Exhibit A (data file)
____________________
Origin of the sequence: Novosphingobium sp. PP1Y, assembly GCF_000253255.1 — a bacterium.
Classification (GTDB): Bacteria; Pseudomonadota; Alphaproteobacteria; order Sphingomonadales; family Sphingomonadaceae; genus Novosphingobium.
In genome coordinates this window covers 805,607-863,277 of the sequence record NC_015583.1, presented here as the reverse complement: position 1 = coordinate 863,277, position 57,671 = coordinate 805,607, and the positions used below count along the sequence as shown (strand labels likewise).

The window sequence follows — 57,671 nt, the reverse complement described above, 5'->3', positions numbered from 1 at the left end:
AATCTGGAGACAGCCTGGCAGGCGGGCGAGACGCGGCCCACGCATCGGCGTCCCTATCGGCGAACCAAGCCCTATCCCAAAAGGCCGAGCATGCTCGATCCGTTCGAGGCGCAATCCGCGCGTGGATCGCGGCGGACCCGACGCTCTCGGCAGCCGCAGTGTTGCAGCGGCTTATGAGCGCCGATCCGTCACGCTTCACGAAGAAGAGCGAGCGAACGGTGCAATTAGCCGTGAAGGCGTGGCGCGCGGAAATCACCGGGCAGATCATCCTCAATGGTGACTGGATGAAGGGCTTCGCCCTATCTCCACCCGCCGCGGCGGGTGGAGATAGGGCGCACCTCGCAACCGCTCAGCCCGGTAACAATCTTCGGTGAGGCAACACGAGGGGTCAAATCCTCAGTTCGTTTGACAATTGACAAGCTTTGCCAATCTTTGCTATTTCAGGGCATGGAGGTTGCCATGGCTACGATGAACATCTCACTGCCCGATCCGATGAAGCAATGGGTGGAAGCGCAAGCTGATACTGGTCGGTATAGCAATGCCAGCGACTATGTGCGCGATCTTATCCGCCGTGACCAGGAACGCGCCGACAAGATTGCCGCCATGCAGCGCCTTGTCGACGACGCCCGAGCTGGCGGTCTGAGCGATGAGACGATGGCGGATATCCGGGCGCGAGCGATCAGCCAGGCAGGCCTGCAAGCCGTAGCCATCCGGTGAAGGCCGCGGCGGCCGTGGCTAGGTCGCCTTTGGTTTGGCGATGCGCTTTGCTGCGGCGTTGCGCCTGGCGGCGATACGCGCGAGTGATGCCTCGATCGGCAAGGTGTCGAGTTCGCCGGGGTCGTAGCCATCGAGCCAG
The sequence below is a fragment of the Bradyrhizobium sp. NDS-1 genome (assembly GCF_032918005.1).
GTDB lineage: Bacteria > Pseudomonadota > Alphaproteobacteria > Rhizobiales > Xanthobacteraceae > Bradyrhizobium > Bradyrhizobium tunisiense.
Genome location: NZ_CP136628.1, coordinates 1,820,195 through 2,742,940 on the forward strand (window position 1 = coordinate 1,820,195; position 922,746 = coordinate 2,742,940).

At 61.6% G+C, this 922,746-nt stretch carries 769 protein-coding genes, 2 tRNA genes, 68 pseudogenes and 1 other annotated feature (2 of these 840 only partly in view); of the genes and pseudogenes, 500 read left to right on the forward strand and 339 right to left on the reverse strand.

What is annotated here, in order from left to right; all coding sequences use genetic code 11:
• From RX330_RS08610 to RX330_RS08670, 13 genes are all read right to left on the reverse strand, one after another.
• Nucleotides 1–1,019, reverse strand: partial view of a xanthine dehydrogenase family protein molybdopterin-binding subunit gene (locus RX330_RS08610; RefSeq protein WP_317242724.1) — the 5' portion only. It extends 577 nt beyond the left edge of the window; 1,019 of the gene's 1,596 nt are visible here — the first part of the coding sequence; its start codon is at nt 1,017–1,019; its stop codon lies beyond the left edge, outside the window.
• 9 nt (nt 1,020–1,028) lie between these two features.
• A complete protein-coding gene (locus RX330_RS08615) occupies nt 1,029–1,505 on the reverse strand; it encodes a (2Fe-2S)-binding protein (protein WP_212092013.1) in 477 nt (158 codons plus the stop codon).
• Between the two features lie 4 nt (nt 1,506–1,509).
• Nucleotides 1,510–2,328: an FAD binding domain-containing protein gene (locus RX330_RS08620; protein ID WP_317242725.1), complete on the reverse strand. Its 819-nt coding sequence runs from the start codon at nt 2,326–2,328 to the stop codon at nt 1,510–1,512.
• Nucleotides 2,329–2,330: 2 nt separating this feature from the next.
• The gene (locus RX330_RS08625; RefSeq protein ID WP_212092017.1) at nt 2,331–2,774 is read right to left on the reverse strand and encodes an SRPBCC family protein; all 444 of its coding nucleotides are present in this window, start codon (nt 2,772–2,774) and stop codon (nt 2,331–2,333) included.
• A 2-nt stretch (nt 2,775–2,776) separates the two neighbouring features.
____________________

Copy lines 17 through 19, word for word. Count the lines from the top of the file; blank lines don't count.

• Nucleotides 2,329–2,330: 2 nt separating this feature from the next.
• The gene (locus RX330_RS08625; RefSeq protein ID WP_212092017.1) at nt 2,331–2,774 is read right to left on the reverse strand and encodes an SRPBCC family protein; all 444 of its coding nucleotides are present in this window, start codon (nt 2,772–2,774) and stop codon (nt 2,331–2,333) included.
• A 2-nt stretch (nt 2,775–2,776) separates the two neighbouring features.